The Feminine Side of the Holy Spirit?

This slightly adapted post is from several years ago in response to an argument that is unfortunately increasingly being made regarding the nature of the Holy Spirit.

ruah pneuma.001Recently, in reviewing some of my files and notes in my computer, I was reminded of a guest speaker that we had at our church some time ago. This particular speaker was invited to speak about “the feminine side of the Holy Spirit.” The rationale for such a topic is that the word in the Old Testament for “spirit” (Hebrew, ruach) is feminine in gender. The speaker then proceeded to describe the feminine traits of the Holy Spirit and its relationship within the Trinity.

Such a terribly incorrect interpretation fails to understand something that almost any first year language student would learn: there is a difference between “natural gender” and “grammatical gender.” One of the ways some languages, including Greek and Hebrew, classify nouns and how they change in sentences (known as “inflection”) is by gender. Hebrew has two gender inflection categories: masculine and feminine. Greek has three: masculine, feminine and neuter.

Sometimes the natural gender does corresponds to the grammatical gender. For instance, the Hebrew words for wife, sister, daughter, etc. are feminine. In the same way, the words for man, husband, king, etc. are masculine.

However, in the majority of cases there is no correspondence between the grammatical gender of the noun and its supposed natural gender. For example, here is a very short list of nouns in Hebrew that are also feminine:

  • sword (cherev)
  • war (milchama)
  • sin (chatta’t)
  • righteousness (tzedaqa)
  • salvation (yeshu‘a)
  • blessing (berakha)
  • chariot (merkava)
  • kidneys (kilya)
  • wickedness (zimma)
  • mercy seat (kapporet)
  • ark (teva)
  • garden (ganna)

I suppose it might be fascinating to base a sermon on the feminine side of righteousness, blessing, or salvation. But what about the feminine side of sin, war, or kidneys? Must we assume that sin, war, or kidneys possess uniquely feminine qualities? Even the Hebrew term “foreskin” (‘orla) is a feminine noun! Who is willing to give a sermon on “the feminine side of the foreskin”?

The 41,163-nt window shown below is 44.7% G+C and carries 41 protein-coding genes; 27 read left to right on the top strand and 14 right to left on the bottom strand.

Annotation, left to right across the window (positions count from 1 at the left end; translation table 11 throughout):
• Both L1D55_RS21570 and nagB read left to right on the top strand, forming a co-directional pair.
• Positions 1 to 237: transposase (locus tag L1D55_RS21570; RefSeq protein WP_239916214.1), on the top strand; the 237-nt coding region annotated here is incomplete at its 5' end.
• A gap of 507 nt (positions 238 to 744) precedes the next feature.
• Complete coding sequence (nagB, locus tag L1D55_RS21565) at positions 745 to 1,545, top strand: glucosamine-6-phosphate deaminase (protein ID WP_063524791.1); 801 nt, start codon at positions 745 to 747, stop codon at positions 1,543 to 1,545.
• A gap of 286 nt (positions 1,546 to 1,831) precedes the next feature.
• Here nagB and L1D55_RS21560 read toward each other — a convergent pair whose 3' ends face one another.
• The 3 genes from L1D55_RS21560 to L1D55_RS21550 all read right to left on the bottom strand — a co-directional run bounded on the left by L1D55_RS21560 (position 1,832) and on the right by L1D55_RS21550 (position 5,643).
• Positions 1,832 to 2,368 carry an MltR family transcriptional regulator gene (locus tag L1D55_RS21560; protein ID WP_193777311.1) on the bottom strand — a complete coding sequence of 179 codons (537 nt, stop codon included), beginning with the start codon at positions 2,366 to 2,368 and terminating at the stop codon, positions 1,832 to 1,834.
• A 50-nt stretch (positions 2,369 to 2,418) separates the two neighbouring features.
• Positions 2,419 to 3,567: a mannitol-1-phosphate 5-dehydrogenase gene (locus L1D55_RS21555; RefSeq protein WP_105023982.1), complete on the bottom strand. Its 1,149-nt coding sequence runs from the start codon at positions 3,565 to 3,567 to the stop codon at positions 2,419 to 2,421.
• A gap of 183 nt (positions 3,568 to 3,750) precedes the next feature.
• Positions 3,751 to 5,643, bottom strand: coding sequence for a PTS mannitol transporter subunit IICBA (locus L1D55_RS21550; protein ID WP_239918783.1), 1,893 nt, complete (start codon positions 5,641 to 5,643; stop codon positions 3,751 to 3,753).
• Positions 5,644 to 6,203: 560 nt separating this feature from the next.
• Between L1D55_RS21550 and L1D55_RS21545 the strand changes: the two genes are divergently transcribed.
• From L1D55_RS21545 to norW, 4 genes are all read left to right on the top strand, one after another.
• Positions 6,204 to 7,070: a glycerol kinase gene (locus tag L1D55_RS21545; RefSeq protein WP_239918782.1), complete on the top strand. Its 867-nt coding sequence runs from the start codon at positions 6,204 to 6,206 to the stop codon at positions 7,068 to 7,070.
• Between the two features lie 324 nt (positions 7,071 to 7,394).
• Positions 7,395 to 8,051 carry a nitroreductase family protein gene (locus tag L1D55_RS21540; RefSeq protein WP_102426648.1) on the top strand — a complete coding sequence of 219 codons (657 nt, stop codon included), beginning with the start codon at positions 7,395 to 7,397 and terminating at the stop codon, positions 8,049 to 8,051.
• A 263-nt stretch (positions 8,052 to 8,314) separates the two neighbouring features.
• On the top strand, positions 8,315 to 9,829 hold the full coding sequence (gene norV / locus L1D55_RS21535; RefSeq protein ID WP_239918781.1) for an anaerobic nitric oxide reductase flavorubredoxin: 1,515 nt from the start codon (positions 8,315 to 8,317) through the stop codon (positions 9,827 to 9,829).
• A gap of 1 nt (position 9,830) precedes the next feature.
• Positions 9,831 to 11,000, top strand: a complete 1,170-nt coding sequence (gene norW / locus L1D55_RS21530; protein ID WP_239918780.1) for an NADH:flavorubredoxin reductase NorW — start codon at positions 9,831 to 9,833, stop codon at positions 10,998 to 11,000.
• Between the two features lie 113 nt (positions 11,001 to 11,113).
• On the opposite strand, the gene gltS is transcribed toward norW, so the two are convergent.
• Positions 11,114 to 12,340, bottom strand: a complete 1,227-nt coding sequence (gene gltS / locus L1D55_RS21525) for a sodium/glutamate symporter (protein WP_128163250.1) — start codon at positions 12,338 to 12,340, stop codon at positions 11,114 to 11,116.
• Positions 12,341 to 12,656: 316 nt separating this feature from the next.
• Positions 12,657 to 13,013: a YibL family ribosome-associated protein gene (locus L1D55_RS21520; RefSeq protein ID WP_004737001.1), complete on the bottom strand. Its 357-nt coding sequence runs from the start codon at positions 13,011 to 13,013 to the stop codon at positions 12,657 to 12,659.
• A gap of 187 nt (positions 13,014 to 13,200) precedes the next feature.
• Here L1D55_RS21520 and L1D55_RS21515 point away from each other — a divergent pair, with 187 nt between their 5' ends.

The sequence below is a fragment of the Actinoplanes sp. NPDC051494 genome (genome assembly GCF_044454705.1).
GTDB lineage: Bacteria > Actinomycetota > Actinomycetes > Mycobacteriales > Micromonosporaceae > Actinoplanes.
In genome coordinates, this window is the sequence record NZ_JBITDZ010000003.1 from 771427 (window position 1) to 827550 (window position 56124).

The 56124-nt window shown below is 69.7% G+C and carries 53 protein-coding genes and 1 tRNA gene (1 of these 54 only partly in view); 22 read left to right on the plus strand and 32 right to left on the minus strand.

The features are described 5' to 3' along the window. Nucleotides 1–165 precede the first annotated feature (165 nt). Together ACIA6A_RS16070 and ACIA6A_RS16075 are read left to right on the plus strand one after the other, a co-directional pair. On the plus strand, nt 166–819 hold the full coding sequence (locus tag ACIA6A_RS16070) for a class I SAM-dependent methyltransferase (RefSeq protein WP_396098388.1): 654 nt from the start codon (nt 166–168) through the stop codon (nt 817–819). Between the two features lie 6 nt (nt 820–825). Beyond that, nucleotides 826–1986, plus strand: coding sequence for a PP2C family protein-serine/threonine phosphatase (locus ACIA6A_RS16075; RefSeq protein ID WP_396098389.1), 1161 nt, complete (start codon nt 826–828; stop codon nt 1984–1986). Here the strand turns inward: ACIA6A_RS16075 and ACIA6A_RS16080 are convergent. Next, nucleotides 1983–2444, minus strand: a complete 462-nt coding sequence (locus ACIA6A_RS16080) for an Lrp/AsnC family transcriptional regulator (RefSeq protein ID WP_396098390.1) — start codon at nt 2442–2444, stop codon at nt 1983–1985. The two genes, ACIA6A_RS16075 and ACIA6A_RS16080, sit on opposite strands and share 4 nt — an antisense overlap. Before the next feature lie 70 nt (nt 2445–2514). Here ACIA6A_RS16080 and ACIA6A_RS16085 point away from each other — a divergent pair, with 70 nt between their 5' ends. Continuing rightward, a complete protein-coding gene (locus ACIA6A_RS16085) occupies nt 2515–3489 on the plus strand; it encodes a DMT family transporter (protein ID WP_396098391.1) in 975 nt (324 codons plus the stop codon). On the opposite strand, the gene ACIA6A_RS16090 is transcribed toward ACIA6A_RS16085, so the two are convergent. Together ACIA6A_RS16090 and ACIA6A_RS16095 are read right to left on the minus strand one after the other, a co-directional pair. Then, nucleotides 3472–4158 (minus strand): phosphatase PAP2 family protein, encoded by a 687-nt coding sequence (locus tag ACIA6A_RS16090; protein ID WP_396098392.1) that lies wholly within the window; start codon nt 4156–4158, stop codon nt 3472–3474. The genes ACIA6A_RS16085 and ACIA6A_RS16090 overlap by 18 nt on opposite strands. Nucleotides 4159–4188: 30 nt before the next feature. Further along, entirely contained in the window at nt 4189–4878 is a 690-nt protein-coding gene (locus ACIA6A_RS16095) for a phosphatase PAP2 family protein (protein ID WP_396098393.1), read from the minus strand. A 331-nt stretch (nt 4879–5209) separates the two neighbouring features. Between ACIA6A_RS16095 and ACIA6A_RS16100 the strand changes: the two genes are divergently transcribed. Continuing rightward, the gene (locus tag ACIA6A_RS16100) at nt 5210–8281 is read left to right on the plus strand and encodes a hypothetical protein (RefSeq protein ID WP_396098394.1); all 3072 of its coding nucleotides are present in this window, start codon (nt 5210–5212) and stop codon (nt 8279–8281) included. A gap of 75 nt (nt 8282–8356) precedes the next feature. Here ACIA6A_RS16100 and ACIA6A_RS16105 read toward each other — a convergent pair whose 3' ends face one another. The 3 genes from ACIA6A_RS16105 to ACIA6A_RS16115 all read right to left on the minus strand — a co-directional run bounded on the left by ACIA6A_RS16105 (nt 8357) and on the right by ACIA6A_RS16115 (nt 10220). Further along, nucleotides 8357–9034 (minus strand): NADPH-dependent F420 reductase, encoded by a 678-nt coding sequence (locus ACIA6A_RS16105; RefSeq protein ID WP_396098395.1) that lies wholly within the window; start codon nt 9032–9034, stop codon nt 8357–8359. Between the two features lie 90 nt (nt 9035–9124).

All of this poses a problem for basing a teaching on the feminine side of the Holy Spirit solely because the Hebrew noun is feminine. Not only that, such a view is quite untenable when one considers that the Greek word for “spirit” in the New Testament (pneuma) is neuter. If the Holy Spirit truly is feminine, why wouldn’t the Greek noun likewise be in the feminine gender? The answer is that in most cases there is no association between a noun’s grammatical gender and natural gender.

A better approach is to remember that God created humanity in his image, yet made them in two separate sexes: “So God created man in his own image, in the image of God he created him; male and female he created them” (Gen 1:27 ESV). It is true that God is referenced with the use of masculine pronouns. And it is also true that Jesus, as God incarnate, was male “according to the flesh.” Nevertheless, it is a mistake to think of God in terms of natural sexual characteristics.

In the same way, it is certainly a mistake to think of the “feminine side of the Holy Spirit” merely because its noun in Hebrew is feminine. It is inappropriate to attribute human gender traits or characteristics to something merely because it follows a certain inflection pattern.

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